Scott Williams

Praise for teachers: When our oldest son Scott was in the second grade, I attended a Parent’s Day class at Fairview Elementary in Normal, Illinois. I clearly remember my first thought was — this is chaos!! I also remember thinking—I could never teach elementary school children.

After a few minutes, I began to realize and appreciate — the teacher was a genius. Within the noise, activity and what I perceived as chaos, she knew what was going on and was in control. The children were happy and learning.  

I still thought to myself – I could never do this. She has a gift I do not have.

I had a long career in teaching but under very different circumstances. Never once did I think being a university teacher made me better than elementary school teachers. I remained in awe of their abilities.

In the times of COVID teachers at all levels are having to make difficult adjustments. I cannot imagine how elementary school teachers are coping. How can they be teaching young people under the circumstances they now face?

My heartfelt appreciation goes out to all teachers at this time, but an extra shout-out to the elementary teachers. I hope everyone who has the opportunity will find a way to thank teachers for their work in these extra-ordinary times.

One small suggestion for how to say thanks — our church has a teacher’s closet at our adopted school. We keep supplies for teachers (paper towel, Clorox wipes, copy paper, etc.). Some they use themselves and some they use for student’s needs. The supplies would ordinarily come out of the teacher’s pocket — a small way we say thanks.

If you have other suggestions I would love to hear them.

Confirmation Bias: The Presidential Debate was hardly a debate and I do not want to comment on either Trump or Biden. I do want point out that an important psychological phenomenon was clearly visible in the reactions to Chris Wallace the debate moderator.  Confirmation Bias is the human tendency to have an opinion and then only recognize evidence in support of that opinion while ignoring counter evidence. I have previously discussed it.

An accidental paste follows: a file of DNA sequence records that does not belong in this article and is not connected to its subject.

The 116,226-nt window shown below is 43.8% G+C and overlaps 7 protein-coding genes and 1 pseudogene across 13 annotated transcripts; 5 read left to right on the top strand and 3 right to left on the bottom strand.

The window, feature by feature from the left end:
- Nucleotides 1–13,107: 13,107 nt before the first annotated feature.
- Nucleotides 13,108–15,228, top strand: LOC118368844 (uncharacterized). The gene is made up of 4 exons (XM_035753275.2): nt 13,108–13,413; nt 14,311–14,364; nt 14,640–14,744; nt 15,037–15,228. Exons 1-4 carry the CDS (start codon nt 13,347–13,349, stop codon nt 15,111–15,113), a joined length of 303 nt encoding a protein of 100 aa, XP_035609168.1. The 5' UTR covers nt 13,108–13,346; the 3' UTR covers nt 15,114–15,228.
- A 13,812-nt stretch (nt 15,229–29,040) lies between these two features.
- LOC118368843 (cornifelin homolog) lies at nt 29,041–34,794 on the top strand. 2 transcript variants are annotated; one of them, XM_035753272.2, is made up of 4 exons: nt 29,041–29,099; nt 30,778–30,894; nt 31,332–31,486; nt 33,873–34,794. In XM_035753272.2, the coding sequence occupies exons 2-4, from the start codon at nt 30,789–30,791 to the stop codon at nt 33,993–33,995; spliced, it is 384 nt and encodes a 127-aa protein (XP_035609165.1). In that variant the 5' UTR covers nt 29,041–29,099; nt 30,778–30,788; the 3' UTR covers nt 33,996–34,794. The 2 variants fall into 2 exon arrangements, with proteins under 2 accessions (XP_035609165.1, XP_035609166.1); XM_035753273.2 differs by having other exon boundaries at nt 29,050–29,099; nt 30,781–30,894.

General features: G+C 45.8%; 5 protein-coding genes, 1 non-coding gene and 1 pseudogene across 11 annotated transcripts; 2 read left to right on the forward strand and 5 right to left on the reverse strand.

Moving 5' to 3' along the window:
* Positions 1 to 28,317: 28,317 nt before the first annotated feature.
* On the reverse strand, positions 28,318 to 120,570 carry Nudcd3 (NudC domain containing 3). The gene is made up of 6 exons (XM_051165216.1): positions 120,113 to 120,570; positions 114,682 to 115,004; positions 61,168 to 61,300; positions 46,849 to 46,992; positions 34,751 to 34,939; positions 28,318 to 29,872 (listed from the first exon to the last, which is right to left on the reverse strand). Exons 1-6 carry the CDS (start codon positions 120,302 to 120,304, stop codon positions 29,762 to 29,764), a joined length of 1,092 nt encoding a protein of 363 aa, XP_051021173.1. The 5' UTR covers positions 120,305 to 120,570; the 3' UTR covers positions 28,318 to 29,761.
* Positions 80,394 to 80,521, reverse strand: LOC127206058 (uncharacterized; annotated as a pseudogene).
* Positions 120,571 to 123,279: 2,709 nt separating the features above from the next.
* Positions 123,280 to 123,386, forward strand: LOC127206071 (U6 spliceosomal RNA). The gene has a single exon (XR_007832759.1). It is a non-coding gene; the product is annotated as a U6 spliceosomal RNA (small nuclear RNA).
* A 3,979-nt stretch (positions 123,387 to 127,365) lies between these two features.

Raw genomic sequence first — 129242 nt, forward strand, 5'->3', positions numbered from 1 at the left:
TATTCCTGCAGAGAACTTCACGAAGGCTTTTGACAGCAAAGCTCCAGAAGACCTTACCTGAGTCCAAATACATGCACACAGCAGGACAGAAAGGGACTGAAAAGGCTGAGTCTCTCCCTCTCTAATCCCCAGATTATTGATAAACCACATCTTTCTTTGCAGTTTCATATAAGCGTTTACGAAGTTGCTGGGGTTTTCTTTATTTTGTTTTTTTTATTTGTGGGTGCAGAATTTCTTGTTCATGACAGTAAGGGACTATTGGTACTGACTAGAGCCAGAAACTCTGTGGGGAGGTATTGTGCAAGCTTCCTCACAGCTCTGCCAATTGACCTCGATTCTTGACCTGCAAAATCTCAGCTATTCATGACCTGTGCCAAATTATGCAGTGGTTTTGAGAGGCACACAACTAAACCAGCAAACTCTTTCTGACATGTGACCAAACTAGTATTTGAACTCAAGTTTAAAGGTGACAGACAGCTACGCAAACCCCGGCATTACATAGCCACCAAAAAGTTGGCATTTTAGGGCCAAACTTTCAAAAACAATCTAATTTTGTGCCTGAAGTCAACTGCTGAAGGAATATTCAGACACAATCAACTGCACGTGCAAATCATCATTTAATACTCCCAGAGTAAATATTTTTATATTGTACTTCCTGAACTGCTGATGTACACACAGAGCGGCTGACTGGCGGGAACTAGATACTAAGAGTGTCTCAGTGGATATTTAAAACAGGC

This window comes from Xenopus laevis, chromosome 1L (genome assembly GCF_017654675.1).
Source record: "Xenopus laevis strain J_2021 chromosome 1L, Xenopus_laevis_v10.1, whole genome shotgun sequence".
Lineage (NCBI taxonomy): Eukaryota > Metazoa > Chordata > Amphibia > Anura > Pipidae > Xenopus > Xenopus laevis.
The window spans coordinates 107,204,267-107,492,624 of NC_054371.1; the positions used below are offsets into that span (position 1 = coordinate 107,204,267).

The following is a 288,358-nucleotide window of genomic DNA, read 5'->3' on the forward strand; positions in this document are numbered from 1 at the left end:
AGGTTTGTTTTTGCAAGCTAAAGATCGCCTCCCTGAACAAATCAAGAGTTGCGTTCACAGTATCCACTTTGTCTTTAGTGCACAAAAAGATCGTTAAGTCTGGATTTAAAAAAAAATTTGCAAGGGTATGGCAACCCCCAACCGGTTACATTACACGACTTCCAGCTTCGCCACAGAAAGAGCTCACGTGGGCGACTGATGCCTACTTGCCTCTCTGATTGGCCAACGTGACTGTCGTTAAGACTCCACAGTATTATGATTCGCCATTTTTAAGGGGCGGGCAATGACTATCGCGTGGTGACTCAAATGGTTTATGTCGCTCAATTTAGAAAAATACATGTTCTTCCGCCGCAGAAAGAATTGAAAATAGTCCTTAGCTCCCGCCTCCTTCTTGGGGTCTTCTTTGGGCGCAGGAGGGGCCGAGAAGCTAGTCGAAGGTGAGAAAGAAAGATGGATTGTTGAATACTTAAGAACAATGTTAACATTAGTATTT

The failure of people to manage Confirmation Bias was very clear in the reactions to Chris Wallace, the debate moderator. I had friends on the left who just knew Wallace worked for Fox and therefore he would be bias. He would support Trump and be against Biden. They believed that is exactly what happened.

I had friends on the right who just knew Wallace was a part of the media and Trump predicted Wallace would be against him and therefore he had to be bias. He would support Biden and be against Trump. They believed that is exactly what happened.

Both left and right watched with their opinions and only saw evidence in support of their opinions.

In my opinion. he could not have been bias both ways at the same time.

In both cases people mostly ranted against Wallace and gave very little evidence for their perspectives. I saw where one group counted the number of times Wallace interrupted Trump,

compared to the times he interrupted Biden. However, they did not count the times Trump interrupted Biden compared to the number of times Biden interrupted Trump. Neither side said which, if any of Chris’s questions were bias.

I see the response as another warning to all of us of the power of Confirmation Bias. I know I have to watch for it in my own thinking.

Jason Whitlock

Fighting Confirmation Bias. One way to work on overcoming Confirmation Bias is to respectfully read or listen to thoughtful views of people with which we may disagree. I received a recommendation from one of my friends who reads this blog. I think it is a challenging read from any perspective.

The article is American Sports Are Letting Down America. It is a lengthy statement by Jason Whitlock, a Black sportswriter. I recommend reading it. He certainly challenged me in several thoughtful ways.

I tried to go beyond simply agreeing or disagreeing with him. To get beyond Confirmation Bias I tried to think about why I agreed or disagreed — good learning experience for me.

We have another hurricane in the Gulf — a big one — this is not fun!




Leave a Reply

Avatar placeholder

Your email address will not be published. Required fields are marked *